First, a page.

Zim: Still expecting the impossible?

Zimbabwe is six months away from another election, and the context for the elections is no better than it was in 2008.

In March 2021, one of us (Ibbo Mandaza) issued an analysis of the then current state of Zimbabwe, making the point that there could be no solution to the Zimbabwe crisis without forthright regional and international action.

The solution was argued to be three-fold: a genuine national dialogue, a regional initiative, and international scaffolding for the regional dialogue. The goal was a political settlement and a transitional arrangement (including substantial reform of the state and return of the military to full civilian control, all leading to elections under a new social contract.

Without repeating the basis for this argument, it is evident that things have worsened considerably over the (nearly) next two years.

There is consensus for this view, as has been demonstrated in 35 Policy dialogues held by the SAPES Trust since March 2021.

 In these dialogues, covering the political economy, human rights, elections, and corruption, the expert panellists were in no doubt that things were getting worse; that the government was unable to produce and implement policies to address the rot; and that elections would not be the panacea for restoring the state to legitimacy and international re-engagement.

Furthermore (and extremely important), unlike other societies in the region and beyond, the Zimbabwe state (read Zanu-PF) has since independence in 1980, regarded and treated the opposition — whether it was Joshua Nkomo and Zapu, Edgar Tekere and ZUM, Morgan Tvsangirai and MDC, and now the CCC — as enemies, to be vanquished completely.

The major argument advanced by the government for the parlous state of the nation has been to blame sanctions, unwisely supported by Africa, and to claim that there are sufficient reforms to warrant the Commonwealth re-admitting Zimbabwe.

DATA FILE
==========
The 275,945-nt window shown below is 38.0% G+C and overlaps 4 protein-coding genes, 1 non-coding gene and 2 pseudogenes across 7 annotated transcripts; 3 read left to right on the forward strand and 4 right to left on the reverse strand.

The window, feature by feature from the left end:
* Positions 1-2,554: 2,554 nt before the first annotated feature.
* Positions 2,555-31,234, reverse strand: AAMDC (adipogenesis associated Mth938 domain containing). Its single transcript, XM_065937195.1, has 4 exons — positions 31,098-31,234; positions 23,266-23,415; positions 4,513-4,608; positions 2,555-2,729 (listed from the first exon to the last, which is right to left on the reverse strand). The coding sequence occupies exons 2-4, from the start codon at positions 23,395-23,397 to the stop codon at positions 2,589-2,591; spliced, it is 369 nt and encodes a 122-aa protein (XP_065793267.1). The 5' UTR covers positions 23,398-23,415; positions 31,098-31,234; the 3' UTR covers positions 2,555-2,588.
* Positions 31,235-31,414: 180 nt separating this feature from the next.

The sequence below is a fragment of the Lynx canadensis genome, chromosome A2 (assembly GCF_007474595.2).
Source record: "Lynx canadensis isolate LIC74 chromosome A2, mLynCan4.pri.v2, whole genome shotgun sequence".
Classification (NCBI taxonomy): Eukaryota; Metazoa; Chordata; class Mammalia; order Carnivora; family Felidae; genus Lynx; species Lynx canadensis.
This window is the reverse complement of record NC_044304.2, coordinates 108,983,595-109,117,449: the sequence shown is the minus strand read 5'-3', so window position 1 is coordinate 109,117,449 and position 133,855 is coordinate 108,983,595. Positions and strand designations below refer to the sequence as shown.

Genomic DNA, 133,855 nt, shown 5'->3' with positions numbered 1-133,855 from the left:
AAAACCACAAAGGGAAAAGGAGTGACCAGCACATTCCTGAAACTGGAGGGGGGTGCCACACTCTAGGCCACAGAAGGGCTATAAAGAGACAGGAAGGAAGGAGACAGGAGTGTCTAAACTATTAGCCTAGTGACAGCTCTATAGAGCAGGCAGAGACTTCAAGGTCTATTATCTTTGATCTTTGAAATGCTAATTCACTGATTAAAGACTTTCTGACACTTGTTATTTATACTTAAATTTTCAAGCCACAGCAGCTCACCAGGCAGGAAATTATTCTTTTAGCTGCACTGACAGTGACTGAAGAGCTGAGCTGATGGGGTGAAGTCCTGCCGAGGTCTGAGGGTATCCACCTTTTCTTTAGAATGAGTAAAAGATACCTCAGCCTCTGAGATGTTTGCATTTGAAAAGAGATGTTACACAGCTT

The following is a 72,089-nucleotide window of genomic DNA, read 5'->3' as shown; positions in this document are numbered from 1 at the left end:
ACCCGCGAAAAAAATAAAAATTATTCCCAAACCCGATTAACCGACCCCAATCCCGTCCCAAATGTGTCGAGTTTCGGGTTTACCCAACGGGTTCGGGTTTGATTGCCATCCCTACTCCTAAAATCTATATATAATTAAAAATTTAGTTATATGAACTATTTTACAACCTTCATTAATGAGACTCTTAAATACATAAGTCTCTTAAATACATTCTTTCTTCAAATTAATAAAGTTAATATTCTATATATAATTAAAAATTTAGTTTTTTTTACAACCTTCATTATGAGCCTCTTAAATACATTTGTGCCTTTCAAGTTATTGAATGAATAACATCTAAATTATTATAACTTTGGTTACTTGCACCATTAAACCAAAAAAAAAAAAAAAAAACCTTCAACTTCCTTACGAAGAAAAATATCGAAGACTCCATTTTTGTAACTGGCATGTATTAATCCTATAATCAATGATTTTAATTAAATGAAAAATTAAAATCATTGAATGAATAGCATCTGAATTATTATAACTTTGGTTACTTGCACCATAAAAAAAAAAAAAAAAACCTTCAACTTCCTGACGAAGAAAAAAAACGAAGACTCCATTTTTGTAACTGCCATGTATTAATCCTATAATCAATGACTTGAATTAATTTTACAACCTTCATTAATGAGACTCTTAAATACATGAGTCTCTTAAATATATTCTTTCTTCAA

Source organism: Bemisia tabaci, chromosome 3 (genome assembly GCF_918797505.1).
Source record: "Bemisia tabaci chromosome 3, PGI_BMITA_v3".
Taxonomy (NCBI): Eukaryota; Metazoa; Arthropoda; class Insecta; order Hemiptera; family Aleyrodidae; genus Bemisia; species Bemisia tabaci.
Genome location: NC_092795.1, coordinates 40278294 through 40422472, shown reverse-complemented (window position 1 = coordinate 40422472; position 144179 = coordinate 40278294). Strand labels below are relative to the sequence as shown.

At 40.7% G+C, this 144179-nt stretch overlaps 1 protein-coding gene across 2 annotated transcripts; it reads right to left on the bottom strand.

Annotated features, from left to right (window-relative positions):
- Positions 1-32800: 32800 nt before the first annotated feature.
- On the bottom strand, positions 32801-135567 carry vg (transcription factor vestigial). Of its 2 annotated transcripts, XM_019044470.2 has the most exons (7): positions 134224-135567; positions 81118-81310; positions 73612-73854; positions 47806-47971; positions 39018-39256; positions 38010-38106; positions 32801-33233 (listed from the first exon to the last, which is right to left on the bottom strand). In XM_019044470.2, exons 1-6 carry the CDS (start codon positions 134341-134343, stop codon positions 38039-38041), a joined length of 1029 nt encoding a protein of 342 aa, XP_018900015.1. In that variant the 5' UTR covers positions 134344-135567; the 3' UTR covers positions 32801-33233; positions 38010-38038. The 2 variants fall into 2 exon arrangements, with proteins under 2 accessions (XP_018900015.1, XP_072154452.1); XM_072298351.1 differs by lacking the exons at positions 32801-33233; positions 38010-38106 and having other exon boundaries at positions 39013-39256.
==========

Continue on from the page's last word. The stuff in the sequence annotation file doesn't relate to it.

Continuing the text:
As regards the economy, no economist in the eight dialogues during the past two years believed that sanctions were a material cause of the country’s dire economic status; all were in no doubt that the major causes were poor policies, erratic fiscal behaviour, and rampant corruption.

Former Finance Minister Tendai Biti was particularly alarming in outlining the extent of corruption and the losses to the country, whilst international expert, Steven Hanke was in no doubt that Zimbabwe was heading for its third dose of hyperinflation.

While the government gained some support from the mendacious report on unilateral sanctions by the UN Special Rapporteur, the impact of that report has clearly been minimised by the widespread, unilateral (not UN mandated) sanctions imposed on Russia for its invasion of the Ukraine.

It was clear from all those talking about the economy that the fundamental problem was a total absence of the substantive reforms promised so earnestly in 2017.

The one hope for curing the coup was an undisputed election in 2018, but once again Zimbabwe failed the test of credibility, helped enormously by a less than satisfactory treatment of a crucial election petition by the Constitutional Court.

Its attempt to resolve the problems of the violence after the election in 2018 — setting up a Presidential Commission to investigate this — has been wholly undermined by the government’s failure to take the Montlanthe Commission’s recommendations seriously.